Barnhill says it's often the "little" things in our everyday lives that are the most likely to send us over the edge. Simply being aware of these trigger points is often enough to keep you from exploding.

So, what are some common warning signs that mom is about to lose her cool?

    * Tension in hands and jaw; clenched teeth
    * Looking/feeling flushed
    * Shallow breathing or holding of breath
    * Feeling helpless, frustrated or panicked
    * Acting out physically quicker than usual
    * Using sarcasm or hateful, belittling words
    * Experiencing symptoms of PMS
    * Workplace issues
    * A messy house
In other words, it doesn't always take a crisis to set a parent off.

"You can wake up in a good mood," Barnhill says, "go downstairs, see the messy kitchen and you're annoyed ― without anyone doing anything!"

Yet it's how you handle these frustrations that really matters. The good news? There are strategies you can use to take control and keep your cool, even when you're on the verge of a meltdown.

Keeping Calm in Heated Moments

Parenting is hard enough without buying into the unrealistic expectations that can plague even the most competent mother. Perhaps you display "model mom" behavior outside of your home ― you'd never lose it within earshot of anyone ― yet you have plenty of experience with private scream-a-thons

But what do you do when the kids are driving you up the wall? Barnhill's book offers plenty of suggestions, including:

    * Take back your brain! When you see the symptoms signaling an outburst, stop and think about what you're doing and saying.
    * Learn to defuse energy through relaxation.
    * Put a stop to harmful language, be it sarcasm, belittling or blaming.
    * Prepare for anger-producing situations and avoid them if possible.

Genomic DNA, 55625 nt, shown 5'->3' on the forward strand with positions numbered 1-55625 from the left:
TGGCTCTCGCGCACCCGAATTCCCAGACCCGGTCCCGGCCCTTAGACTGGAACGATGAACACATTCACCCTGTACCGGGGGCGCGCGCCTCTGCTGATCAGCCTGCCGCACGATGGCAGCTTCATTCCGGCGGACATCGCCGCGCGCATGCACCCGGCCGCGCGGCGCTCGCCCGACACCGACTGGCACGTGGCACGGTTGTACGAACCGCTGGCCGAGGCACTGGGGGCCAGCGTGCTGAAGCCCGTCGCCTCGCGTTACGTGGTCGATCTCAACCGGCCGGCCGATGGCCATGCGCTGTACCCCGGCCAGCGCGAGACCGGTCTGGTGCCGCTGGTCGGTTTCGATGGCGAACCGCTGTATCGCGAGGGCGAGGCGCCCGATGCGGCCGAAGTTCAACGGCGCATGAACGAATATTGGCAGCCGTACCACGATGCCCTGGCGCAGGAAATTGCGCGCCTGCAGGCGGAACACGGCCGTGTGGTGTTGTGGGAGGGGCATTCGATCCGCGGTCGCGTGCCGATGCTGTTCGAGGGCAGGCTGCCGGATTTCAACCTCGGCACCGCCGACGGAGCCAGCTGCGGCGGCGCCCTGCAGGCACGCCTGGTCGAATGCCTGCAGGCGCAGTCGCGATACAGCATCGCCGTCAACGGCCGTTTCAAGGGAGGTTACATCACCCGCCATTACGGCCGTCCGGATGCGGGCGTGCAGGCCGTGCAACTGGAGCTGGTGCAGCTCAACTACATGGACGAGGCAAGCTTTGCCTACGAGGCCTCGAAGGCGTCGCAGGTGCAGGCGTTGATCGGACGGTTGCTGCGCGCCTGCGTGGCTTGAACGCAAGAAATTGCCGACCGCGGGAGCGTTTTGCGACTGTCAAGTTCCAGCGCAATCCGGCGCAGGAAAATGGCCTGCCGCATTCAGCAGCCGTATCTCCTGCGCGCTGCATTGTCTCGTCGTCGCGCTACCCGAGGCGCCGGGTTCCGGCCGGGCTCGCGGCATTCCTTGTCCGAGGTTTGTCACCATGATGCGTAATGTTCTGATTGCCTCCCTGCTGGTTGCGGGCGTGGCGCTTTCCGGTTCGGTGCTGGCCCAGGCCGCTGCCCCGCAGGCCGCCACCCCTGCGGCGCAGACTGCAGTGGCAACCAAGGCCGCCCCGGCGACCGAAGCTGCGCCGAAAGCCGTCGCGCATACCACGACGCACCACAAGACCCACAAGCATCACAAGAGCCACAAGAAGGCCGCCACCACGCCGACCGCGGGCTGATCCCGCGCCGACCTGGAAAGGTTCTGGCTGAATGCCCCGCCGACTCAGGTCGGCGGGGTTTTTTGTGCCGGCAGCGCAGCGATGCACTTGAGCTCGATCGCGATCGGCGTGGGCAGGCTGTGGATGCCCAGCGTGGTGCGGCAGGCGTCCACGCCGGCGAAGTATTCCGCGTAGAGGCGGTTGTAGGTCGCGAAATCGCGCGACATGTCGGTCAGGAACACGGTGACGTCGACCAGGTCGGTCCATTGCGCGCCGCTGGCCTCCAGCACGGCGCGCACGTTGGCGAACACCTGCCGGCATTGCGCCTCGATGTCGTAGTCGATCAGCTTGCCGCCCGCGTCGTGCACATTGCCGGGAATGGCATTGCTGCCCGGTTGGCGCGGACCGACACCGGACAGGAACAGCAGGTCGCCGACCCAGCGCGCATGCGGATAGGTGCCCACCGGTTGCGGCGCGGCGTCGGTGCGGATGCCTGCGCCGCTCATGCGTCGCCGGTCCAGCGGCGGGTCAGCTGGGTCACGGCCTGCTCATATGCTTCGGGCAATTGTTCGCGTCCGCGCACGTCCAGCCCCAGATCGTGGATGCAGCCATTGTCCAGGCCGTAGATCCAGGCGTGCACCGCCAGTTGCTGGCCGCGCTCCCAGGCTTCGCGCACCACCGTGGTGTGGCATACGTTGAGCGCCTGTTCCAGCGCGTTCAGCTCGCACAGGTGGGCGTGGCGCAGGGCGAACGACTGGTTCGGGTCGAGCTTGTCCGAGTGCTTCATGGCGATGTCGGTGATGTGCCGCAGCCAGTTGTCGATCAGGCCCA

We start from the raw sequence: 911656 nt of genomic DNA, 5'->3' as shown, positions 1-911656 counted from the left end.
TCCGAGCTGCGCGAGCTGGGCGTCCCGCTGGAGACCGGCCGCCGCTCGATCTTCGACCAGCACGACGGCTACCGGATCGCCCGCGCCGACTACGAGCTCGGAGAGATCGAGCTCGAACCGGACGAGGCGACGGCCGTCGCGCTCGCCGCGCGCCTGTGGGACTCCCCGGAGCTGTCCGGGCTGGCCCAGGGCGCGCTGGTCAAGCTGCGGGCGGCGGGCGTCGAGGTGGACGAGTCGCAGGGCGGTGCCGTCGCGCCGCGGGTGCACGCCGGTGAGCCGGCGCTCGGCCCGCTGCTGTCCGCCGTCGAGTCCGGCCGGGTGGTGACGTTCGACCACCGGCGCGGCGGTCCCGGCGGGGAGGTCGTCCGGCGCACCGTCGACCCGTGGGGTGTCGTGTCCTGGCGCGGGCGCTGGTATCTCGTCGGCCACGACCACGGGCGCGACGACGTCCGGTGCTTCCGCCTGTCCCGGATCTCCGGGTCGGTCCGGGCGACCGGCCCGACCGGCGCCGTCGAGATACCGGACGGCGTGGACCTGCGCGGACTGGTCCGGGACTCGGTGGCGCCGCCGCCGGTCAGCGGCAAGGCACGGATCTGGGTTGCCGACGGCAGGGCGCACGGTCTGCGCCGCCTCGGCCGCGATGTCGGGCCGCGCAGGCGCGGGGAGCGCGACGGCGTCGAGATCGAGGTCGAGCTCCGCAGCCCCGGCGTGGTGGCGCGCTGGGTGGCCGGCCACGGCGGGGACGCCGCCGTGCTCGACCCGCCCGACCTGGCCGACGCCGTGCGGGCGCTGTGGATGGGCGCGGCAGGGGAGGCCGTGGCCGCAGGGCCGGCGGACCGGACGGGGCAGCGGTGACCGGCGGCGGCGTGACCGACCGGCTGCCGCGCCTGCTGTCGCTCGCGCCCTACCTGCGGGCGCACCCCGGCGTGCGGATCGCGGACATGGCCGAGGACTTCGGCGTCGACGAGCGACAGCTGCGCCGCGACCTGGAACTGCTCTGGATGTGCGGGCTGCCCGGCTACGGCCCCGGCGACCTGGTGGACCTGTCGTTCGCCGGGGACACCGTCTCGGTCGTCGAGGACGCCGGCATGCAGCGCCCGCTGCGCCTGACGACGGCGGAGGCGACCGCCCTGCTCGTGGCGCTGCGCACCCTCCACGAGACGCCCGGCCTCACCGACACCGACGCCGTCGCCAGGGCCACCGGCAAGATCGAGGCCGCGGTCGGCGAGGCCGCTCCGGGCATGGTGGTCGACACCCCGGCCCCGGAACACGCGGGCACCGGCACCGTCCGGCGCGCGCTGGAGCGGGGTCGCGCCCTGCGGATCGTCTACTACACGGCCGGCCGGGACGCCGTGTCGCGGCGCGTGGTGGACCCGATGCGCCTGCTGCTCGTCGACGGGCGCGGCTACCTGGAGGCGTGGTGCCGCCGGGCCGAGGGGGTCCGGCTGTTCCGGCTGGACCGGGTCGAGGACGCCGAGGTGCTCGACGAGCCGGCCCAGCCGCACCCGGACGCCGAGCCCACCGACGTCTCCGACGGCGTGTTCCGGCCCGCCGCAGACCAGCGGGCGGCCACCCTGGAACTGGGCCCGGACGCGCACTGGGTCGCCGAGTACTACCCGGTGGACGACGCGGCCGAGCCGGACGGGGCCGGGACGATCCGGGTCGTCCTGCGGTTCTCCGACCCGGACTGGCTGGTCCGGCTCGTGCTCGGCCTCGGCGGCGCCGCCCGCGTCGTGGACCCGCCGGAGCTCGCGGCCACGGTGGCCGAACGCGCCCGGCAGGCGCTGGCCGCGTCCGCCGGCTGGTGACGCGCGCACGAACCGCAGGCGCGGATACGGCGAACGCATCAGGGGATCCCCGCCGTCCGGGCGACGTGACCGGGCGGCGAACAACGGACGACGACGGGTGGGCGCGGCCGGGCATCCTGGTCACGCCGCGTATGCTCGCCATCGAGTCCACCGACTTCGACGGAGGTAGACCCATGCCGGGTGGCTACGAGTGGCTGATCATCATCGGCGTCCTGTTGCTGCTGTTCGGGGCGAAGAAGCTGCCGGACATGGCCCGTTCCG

* Take time out for yourself.
    * Post a "ther-momma-meter" to subtly inform your husband and children about your cycle and current level of patience.
    * If you're set off by visual cues ― piles of laundry for example ― then close the door or have one pile instead of three; anything to make the irritant seem less overwhelming.

Most parents know that barking at their children is not the most effective way to communicate, but even the best-intentioned parents reach the breaking point at times. Barnhill wants moms to know that God can work even in the midst of anger.

When she first started dealing with her anger, Barnhill says her actions got "better and worse and better." Yet the most noticeable transformation took place when she realized she also needed to change spiritually.

Turning Your Anger Around

Barnhill says it's never too late to turn negative behaviors around.

"It's an act of God in your heart," she says, "and when your heart changes, your thinking changes. When your thinking changes, your words change and you see things differently."

Through meetings with a Christian role model, nurturing your relationship with God and learning to ignore minor irritations, Barnhill assures moms everywhere that God's grace will eventually lead to change.

"There is nothing that is unforgivable," she say. "There is nothing so ugly that God will look away from it and never have anything to do with you again. There is healing in your relationships. Children don't remember a whole lot and what they do remember, grace has been able to soften."

Words for a parent to live by.

Carol Steffes is online editor for Broadcast Programming at Focus on the Family.